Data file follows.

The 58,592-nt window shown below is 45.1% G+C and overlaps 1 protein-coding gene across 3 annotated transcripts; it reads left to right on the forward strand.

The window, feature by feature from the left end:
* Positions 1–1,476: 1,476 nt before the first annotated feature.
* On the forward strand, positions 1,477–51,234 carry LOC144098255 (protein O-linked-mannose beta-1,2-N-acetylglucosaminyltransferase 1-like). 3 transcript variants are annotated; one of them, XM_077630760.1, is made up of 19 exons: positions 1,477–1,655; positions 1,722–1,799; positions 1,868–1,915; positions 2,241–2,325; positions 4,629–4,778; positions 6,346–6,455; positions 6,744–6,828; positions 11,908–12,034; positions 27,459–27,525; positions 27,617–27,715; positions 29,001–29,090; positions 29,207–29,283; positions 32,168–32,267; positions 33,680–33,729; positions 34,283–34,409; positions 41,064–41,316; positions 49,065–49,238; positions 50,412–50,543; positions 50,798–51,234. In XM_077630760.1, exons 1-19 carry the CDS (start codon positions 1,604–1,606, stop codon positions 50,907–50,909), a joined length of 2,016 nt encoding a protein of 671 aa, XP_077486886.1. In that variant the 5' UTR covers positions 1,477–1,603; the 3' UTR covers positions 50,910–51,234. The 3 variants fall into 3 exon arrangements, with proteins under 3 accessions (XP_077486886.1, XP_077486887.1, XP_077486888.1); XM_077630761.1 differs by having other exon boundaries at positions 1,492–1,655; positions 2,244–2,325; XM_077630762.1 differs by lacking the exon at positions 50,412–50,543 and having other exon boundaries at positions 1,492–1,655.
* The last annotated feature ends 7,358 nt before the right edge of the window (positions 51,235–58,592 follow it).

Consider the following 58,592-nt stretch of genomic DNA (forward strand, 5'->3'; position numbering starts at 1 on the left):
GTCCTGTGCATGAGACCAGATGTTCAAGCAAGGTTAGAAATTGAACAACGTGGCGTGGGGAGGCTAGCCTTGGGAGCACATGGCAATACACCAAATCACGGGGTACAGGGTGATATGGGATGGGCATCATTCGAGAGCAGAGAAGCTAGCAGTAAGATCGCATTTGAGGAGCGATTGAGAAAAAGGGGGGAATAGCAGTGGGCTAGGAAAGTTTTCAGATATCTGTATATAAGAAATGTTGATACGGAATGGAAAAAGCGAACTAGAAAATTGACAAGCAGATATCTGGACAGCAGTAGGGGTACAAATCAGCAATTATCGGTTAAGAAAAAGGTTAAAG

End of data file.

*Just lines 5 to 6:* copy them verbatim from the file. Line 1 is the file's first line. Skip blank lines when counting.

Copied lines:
* The last annotated feature ends 7,358 nt before the right edge of the window (positions 51,235–58,592 follow it).

Consider the following 58,592-nt stretch of genomic DNA (forward strand, 5'->3'; position numbering starts at 1 on the left):